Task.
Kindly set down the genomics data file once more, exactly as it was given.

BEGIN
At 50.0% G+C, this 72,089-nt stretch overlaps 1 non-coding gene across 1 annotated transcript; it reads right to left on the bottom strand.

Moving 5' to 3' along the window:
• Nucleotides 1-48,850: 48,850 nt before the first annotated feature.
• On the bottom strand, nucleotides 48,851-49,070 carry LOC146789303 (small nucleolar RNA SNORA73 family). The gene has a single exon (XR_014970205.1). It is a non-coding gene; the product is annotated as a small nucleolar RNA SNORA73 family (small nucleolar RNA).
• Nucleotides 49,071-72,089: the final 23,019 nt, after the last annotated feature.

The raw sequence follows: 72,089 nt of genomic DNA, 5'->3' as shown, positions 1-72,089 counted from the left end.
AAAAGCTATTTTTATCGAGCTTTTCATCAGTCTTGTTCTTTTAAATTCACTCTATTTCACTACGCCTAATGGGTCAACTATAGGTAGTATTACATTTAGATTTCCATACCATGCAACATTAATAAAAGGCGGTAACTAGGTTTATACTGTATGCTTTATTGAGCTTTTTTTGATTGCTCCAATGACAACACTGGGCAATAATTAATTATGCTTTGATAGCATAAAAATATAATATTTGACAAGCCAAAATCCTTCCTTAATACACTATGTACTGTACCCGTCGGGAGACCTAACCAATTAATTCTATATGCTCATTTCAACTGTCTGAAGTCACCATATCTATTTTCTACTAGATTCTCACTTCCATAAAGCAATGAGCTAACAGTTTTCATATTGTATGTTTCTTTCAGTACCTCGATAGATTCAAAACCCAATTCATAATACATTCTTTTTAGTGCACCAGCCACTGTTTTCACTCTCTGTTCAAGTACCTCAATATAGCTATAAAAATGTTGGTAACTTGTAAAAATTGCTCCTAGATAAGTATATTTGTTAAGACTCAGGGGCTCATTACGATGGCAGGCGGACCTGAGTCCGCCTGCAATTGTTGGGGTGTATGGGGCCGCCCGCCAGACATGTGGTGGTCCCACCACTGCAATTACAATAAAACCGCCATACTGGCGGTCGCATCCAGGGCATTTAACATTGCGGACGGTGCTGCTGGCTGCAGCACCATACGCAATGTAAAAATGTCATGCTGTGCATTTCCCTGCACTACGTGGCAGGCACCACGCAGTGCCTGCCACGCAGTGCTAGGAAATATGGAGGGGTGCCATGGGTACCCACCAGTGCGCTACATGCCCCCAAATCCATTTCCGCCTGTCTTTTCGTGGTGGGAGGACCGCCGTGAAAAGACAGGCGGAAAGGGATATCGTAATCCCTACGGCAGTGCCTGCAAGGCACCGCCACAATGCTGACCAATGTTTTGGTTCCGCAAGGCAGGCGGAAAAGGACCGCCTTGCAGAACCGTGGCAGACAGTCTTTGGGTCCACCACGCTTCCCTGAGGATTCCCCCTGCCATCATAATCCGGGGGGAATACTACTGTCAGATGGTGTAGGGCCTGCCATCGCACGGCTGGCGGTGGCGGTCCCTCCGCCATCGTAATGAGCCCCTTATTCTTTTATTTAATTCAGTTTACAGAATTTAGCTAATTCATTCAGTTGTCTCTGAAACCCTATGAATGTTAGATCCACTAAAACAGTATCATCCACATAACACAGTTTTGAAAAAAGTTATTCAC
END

At 50.0% G+C, this 72,089-nt stretch overlaps 1 non-coding gene across 1 annotated transcript; it reads right to left on the bottom strand.

Moving 5' to 3' along the window:
• Nucleotides 1-48,850: 48,850 nt before the first annotated feature.
• On the bottom strand, nucleotides 48,851-49,070 carry LOC146789303 (small nucleolar RNA SNORA73 family). The gene has a single exon (XR_014970205.1). It is a non-coding gene; the product is annotated as a small nucleolar RNA SNORA73 family (small nucleolar RNA).
• Nucleotides 49,071-72,089: the final 23,019 nt, after the last annotated feature.

The raw sequence follows: 72,089 nt of genomic DNA, 5'->3' as shown, positions 1-72,089 counted from the left end.
AAAAGCTATTTTTATCGAGCTTTTCATCAGTCTTGTTCTTTTAAATTCACTCTATTTCACTACGCCTAATGGGTCAACTATAGGTAGTATTACATTTAGATTTCCATACCATGCAACATTAATAAAAGGCGGTAACTAGGTTTATACTGTATGCTTTATTGAGCTTTTTTTGATTGCTCCAATGACAACACTGGGCAATAATTAATTATGCTTTGATAGCATAAAAATATAATATTTGACAAGCCAAAATCCTTCCTTAATACACTATGTACTGTACCCGTCGGGAGACCTAACCAATTAATTCTATATGCTCATTTCAACTGTCTGAAGTCACCATATCTATTTTCTACTAGATTCTCACTTCCATAAAGCAATGAGCTAACAGTTTTCATATTGTATGTTTCTTTCAGTACCTCGATAGATTCAAAACCCAATTCATAATACATTCTTTTTAGTGCACCAGCCACTGTTTTCACTCTCTGTTCAAGTACCTCAATATAGCTATAAAAATGTTGGTAACTTGTAAAAATTGCTCCTAGATAAGTATATTTGTTAAGACTCAGGGGCTCATTACGATGGCAGGCGGACCTGAGTCCGCCTGCAATTGTTGGGGTGTATGGGGCCGCCCGCCAGACATGTGGTGGTCCCACCACTGCAATTACAATAAAACCGCCATACTGGCGGTCGCATCCAGGGCATTTAACATTGCGGACGGTGCTGCTGGCTGCAGCACCATACGCAATGTAAAAATGTCATGCTGTGCATTTCCCTGCACTACGTGGCAGGCACCACGCAGTGCCTGCCACGCAGTGCTAGGAAATATGGAGGGGTGCCATGGGTACCCACCAGTGCGCTACATGCCCCCAAATCCATTTCCGCCTGTCTTTTCGTGGTGGGAGGACCGCCGTGAAAAGACAGGCGGAAAGGGATATCGTAATCCCTACGGCAGTGCCTGCAAGGCACCGCCACAATGCTGACCAATGTTTTGGTTCCGCAAGGCAGGCGGAAAAGGACCGCCTTGCAGAACCGTGGCAGACAGTCTTTGGGTCCACCACGCTTCCCTGAGGATTCCCCCTGCCATCATAATCCGGGGGGAATACTACTGTCAGATGGTGTAGGGCCTGCCATCGCACGGCTGGCGGTGGCGGTCCCTCCGCCATCGTAATGAGCCCCTTATTCTTTTATTTAATTCAGTTTACAGAATTTAGCTAATTCATTCAGTTGTCTCTGAAACCCTATGAATGTTAGATCCACTAAAACAGTATCATCCACATAACACAGTTTTGAAAAAAGTTATTCAC